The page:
The business began to evolve: from printing notebooks he began to print labels for local businesses. But for which sector? At that time wine was rarely bottled, especially in our region, and was instead sold in large carboys. So: grappa? He began printing labels for grappas and other spirits and liquors. But it wasn’t enough to use the machine to its full potential. And so he added another type of printing, other types of labels to make use of the rest of the equipment for die cutting, veneering, etc. In those years, brooms were selling in incredible numbers. The traditional brooms had a wooden handle to which each manufacturer applied their own paper label. The brooms had famous names, like the Scopa Pippo, millions of which were produced.

Valdo 1

Valdo 2
Restyling of Cuvée del Fondatore and original packaging of Prosecco Millesimato Valdo

So the business was printing labels for grappa, liquors, and brooms. From there, the customer service side developed, which required flyers, catalogues or boxes to be printed. The company gradually evolved from the flat bed printing machines and lithography. The first rotary machines arrived, the first Roland machines, from lithography to offset printing. As the equipment evolved my father began printing a bit of everything.
I entered the family business in the 1960s. I took a break from my studies, from university (I had graduated in accounting), and began working with my father. He involved me in the printing company and I made the decision to print just labels. My father agreed with the idea, and I became a partner with a 50% share of the business. When we were just the family together, I often thanked him for the opportunity he had given me, and he always replied: “yes, you are lucky, but I’m lucky too because I’ve given you 50% of my debt”.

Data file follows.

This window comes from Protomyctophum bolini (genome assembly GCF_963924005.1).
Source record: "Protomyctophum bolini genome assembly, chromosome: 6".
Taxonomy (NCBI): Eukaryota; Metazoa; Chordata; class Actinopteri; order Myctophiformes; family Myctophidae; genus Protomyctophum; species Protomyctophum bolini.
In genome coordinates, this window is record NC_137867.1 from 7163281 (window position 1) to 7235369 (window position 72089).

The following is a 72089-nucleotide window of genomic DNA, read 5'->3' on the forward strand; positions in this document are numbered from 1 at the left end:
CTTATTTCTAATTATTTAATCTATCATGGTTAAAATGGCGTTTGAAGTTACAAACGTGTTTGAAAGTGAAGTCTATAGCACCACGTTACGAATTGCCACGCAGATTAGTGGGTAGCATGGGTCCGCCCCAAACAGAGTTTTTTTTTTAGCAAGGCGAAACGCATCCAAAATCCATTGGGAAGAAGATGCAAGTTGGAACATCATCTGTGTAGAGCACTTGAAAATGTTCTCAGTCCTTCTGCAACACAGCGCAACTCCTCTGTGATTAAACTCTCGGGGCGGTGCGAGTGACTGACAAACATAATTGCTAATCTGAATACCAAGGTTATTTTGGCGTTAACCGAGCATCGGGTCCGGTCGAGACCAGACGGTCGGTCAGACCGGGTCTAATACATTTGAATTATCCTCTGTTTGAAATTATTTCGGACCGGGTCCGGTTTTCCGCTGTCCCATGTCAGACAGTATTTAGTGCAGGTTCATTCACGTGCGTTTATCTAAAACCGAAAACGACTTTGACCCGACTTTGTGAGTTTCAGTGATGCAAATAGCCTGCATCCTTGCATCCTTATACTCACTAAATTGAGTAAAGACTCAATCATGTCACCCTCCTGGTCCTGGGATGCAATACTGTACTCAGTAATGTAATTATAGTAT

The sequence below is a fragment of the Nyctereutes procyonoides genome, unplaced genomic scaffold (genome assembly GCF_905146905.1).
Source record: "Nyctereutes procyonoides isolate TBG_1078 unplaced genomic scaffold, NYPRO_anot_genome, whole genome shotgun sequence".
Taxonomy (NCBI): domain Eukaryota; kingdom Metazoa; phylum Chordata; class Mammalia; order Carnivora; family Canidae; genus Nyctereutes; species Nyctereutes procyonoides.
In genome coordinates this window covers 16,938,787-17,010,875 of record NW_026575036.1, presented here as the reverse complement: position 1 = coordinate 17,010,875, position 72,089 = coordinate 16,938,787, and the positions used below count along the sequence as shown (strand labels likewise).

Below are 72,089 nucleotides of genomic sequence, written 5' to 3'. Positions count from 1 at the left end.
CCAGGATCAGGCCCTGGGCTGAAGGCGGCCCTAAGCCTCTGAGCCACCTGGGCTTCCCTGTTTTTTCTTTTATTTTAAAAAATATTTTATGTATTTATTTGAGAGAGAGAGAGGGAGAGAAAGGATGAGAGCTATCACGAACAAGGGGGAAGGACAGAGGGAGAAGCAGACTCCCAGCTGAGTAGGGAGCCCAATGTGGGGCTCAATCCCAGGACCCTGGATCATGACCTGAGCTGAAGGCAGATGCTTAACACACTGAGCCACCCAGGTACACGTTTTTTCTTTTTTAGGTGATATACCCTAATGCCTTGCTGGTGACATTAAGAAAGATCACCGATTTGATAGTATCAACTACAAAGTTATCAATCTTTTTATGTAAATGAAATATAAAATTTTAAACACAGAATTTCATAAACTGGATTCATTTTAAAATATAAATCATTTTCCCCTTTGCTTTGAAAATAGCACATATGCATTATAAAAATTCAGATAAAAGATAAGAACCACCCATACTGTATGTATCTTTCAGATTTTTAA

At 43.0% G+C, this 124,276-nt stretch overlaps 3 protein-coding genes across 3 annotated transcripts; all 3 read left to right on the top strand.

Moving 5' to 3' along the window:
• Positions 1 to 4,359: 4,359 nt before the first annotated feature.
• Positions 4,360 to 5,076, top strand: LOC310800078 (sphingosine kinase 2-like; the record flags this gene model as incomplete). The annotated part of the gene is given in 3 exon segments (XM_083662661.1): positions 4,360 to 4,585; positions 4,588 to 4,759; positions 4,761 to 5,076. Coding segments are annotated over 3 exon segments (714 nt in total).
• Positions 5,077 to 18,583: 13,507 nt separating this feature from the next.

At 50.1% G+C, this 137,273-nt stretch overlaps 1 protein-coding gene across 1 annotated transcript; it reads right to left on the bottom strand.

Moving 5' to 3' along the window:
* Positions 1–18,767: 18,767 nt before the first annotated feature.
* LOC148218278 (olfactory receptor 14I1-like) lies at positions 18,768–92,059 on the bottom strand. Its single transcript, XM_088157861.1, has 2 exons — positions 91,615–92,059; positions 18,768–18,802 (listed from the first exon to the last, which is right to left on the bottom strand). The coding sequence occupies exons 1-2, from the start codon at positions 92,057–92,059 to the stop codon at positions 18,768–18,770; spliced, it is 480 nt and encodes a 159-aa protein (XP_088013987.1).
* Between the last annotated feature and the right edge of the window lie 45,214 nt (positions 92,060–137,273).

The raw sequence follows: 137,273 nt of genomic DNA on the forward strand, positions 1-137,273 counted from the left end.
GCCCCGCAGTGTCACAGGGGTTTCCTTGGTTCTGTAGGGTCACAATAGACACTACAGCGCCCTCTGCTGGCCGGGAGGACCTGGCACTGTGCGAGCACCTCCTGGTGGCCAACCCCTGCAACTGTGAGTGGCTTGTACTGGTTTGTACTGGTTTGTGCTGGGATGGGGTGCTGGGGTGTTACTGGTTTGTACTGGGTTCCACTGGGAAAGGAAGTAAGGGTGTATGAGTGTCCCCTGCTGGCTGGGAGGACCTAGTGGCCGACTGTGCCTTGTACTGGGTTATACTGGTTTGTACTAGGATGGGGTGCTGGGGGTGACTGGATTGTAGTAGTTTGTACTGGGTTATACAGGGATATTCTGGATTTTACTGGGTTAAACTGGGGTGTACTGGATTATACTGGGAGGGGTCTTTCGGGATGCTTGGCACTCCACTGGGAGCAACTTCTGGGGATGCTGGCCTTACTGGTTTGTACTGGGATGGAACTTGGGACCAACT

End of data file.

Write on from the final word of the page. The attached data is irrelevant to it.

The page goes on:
And so you decided to specialise in one area?

Yes, in the 1970s we decided not to print any more flyers or boxes, but to focus exclusively on labels. Our core business has always been labels for wine, but back then we printed all sorts, from labels for soft drinks to the food sector.


Original packaging of Rotari Arte Italiana and Costaripa Brut Rosé

As you have mentioned, one of your strengths is keeping pace with technological changes, and in fact, often being one step ahead. What are the latest innovations that you have adopted and what do you expect to develop in the future?

Over time we have adopted a range of innovations in order to meet the demands of our customers, realising what more we could offer with the rotary printer that was inconceivable with the flat bed machine. We tried to overcome the limits of paper and glue labels, where first we had to print then veneer, then add the bronze or gold touches… The process was too long, and the number of different stages made quality control quite difficult. A self-adhesive machine on the other hand could do it all.
Of course, we also needed to convince the suppliers. Our efforts (perhaps not only ours but of all those working with self-adhesive labels) went into constructing machines that offered greater possibilities and with which we could use offset printing, which was the primary technique used for labels, or rotogravure, while at the same time gold foil printing and varnish coating printing, making reliefs, embossing, and cutting. We began to make these demands of our suppliers, and we worked together to construct specific arrangements of machines, complete with offset, flexo, the option of gold foil printing, and also a rotogravure line. And in the end, and this was the greatest result for me, we were able to combine these operations with serigraphy.


Original packaging of Marco Felluga and Michele Chiarlo